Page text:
Topic: Collaboration Other Type: Tools / Resources

Project Management to Facilitate Long-Distance Collaboration

Authors: Emily Troisi

The FAC Learning Network staff and coordinating team are spread across the country. Like many remote teams we have the challenge of working together effectively and efficiently across long distances. We work together on budgets, write reports and other communications pieces, and share information and resources. To do this, we rely on: a couple of collaborative project management tools from Podio workspace, GoogleDrive and Dropbox for file sharing and storage, and WebEx for online conferences/webinar hosting. This post reviews a few different types of tools I have used to work together with teams across the country on projects small to large. (Note: the FAC Learning Network is not endorsing any of the companies or tools mentioned in this post.)


Podio is the project management tool the FAC Learning Network uses. With a number of applications to choose from we can do many things from share documents, links and pictures, have a shared calendar, assign tasks to individuals, and more. The customization of applications is a SUPER cool aspect of Podio. With this feature, you can pick and choose apps that are specific to your needs. The activity wall makes it very interactive and a great place for participants to share resources and ask questions.

Other great features of Podio:

  • Linking the calendar app to Google Cal/iCal/etc. for easy calendar synching.
  • To-do list that is personal, or shared.
  • Playful apps, like “idea sharing” and “favorite quotes” to keep the management space fun.

Basecamp is another project management software I used at a former job. Similar to Podio, “It’s a place to share files, have discussions, collaborate on documents, assign tasks, and check due dates. Basecamp stores everything securely and can be accessed at anytime from anywhere” ( One thing I particularly liked was the “write board” function, which was similar to GoogleDocs in that you could edit the same file collaboratively in the software. Instead of an “activity wall” there is a “discussion board,” which is also nice and archives conversations in a little more organized fashion compared to Podio.

For whatever project you’re working on, there are a whole range of apps and programs available with a range of benefits and drawbacks. When I sat down to write this post I did some searching to see what else I could find beyond what I currently had experience with, and I was overwhelmed by the number of different web-based and non-web-based applications out there! Depending on the size of your team, your needs and goals, and your budget, there is a good option out there for you. Here are a few other online project management tools that had good reviews online and looked like interesting platforms: Wrike and Redbooth. Some platforms even have free options for small teams.

As someone who works remotely, here are some apps that I use to help keep me on track:

  • ToDoist: A virtual to-do list (for anyone who loves checking thing things off lists as much as I do!).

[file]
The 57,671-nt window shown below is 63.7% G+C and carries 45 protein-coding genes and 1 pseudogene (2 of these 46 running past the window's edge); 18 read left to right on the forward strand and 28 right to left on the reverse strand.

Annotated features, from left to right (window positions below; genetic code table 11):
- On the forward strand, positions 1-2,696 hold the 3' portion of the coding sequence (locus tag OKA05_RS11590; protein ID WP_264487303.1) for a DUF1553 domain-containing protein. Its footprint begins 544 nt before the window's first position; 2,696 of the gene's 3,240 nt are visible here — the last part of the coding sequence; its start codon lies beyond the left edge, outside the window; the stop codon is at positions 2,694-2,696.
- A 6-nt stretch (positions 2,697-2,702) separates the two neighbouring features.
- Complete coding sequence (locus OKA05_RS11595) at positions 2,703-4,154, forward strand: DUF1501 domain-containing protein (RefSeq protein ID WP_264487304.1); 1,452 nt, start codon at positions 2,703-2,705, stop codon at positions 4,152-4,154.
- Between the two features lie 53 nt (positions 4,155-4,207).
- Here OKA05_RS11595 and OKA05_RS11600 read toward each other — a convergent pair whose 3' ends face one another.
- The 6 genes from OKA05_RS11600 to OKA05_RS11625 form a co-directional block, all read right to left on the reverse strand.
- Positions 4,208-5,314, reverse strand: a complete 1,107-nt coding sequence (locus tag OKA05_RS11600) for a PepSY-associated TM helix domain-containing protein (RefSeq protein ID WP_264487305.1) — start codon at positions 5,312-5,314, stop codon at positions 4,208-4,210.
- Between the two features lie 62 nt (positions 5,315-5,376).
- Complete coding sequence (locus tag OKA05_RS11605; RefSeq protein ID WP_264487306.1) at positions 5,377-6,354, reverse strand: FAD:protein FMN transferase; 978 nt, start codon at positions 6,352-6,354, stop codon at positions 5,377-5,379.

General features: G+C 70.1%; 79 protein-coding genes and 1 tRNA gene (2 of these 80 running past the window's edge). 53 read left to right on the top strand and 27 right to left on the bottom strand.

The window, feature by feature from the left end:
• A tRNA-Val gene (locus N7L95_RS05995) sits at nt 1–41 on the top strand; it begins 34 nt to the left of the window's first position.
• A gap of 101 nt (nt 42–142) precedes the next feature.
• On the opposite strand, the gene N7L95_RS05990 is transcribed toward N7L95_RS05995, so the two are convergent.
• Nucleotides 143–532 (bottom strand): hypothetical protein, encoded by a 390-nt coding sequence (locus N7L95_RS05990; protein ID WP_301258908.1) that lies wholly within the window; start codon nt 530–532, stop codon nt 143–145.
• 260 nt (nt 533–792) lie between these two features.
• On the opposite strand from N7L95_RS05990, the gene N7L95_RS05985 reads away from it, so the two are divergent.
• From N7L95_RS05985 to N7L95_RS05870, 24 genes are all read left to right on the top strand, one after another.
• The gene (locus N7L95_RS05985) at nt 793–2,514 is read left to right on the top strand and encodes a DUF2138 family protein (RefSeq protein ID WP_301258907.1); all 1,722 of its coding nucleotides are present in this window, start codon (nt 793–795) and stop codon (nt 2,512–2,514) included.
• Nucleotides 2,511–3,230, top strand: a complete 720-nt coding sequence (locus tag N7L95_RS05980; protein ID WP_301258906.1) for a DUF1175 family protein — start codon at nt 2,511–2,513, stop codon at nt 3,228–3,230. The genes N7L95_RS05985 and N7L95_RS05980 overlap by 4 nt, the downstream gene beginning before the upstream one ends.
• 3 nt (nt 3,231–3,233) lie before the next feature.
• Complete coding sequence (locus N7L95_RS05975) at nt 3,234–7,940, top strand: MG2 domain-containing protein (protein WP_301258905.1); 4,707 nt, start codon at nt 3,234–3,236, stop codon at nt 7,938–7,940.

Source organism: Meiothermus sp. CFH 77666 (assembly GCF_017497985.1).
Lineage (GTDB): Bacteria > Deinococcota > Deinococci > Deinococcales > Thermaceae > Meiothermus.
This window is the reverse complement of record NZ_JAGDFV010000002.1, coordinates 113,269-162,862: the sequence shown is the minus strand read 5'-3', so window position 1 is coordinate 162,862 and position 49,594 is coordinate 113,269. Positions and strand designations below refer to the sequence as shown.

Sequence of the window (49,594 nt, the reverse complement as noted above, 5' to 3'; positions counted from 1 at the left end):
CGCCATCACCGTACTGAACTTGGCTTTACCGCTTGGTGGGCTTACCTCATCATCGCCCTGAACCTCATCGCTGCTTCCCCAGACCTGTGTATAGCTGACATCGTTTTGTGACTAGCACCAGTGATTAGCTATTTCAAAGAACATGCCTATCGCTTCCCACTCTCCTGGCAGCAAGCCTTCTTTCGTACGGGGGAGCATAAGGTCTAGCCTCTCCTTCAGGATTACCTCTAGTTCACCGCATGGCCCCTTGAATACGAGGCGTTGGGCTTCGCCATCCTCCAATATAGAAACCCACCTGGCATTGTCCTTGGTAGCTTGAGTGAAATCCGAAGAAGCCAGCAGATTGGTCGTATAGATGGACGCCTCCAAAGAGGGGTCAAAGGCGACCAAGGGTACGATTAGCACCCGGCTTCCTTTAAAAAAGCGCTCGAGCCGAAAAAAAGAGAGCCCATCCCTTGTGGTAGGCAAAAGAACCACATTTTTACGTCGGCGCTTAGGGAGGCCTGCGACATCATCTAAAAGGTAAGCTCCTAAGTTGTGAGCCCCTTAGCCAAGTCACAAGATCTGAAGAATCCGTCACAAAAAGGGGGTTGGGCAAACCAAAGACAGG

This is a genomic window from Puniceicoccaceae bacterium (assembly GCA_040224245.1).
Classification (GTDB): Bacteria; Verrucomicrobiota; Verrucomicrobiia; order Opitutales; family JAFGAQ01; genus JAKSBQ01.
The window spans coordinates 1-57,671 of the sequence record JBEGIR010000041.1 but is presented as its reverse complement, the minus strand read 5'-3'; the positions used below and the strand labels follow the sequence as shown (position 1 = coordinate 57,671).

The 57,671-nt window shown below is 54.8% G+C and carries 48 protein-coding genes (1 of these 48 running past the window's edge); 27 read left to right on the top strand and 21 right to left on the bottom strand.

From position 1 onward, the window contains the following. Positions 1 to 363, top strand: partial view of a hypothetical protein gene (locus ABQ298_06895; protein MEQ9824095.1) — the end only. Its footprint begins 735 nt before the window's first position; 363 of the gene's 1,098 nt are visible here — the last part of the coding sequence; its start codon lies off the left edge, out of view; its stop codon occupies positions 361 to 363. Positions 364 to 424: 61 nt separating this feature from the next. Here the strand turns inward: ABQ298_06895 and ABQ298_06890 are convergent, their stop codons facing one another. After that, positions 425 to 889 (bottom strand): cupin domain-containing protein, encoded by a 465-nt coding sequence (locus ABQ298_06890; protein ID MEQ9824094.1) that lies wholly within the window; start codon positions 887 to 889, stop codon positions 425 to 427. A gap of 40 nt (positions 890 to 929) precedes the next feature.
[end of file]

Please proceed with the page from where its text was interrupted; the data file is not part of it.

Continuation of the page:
• Hours-tracker: A time-tracker on my phone to help keep track of how long I have been working on a project. It is easy to use and allows you to e-mail/export your time reports.

No matter what program you use, online collaboration and working with people long-distance comes with challenges. Building trust among partners who work distantly from each other, organization and consistency within the workspace, and learning curves with the software can all present a challenge. Michelle, from the FAC Learning Network, additionally noted that there can be a difference between traditional project management and process management. While projects usually have really specific outcomes and goals, a process, like building a learning network, can be a little more vague initially while you’re trying to create those clear goals and deliverables with partners that come out of the process.

 Here are a few tips that have served me well:

  • Try to schedule face-to-face meetings every so often via Skype, GoogleHangout or another video-conferencing tool when meeting in person is not an option.
  • Make checking the workspace part of your daily routine, and interact with others as much as possible to help build relationships.
  • Keep “next steps” that come of out meetings visible and update workflows and tasks to keep team members on the same page.
  • Find a method for sharing and editing documents that works for your team. One of the most confusing things can be simultaneously working on a document.
  • Double-check time zones when scheduling conference calls, and make agenda and call-in information visible before the call.

Have you encountered barriers to working as part of a team over long distances? If you have a favorite online collaborative resource, or tips for working with others over long distances, please share them in the comments below.

One thought on “Project Management to Facilitate Long-Distance Collaboration”

  1. Wesley M. Keller says:

    A very timely article, as we start the New Year, organization and time management seems always to be on the “must do” this year list. I read one of those web page “list” articles; I think it was something like “common traits of major CEOs”. The one item that struck me was (no meeting unless it’s to finalize the deal). Umm….how many times I thought the same way.
    The tools you have outline are great ways to keep the travel meeting times and cost down. Thanks for the information.

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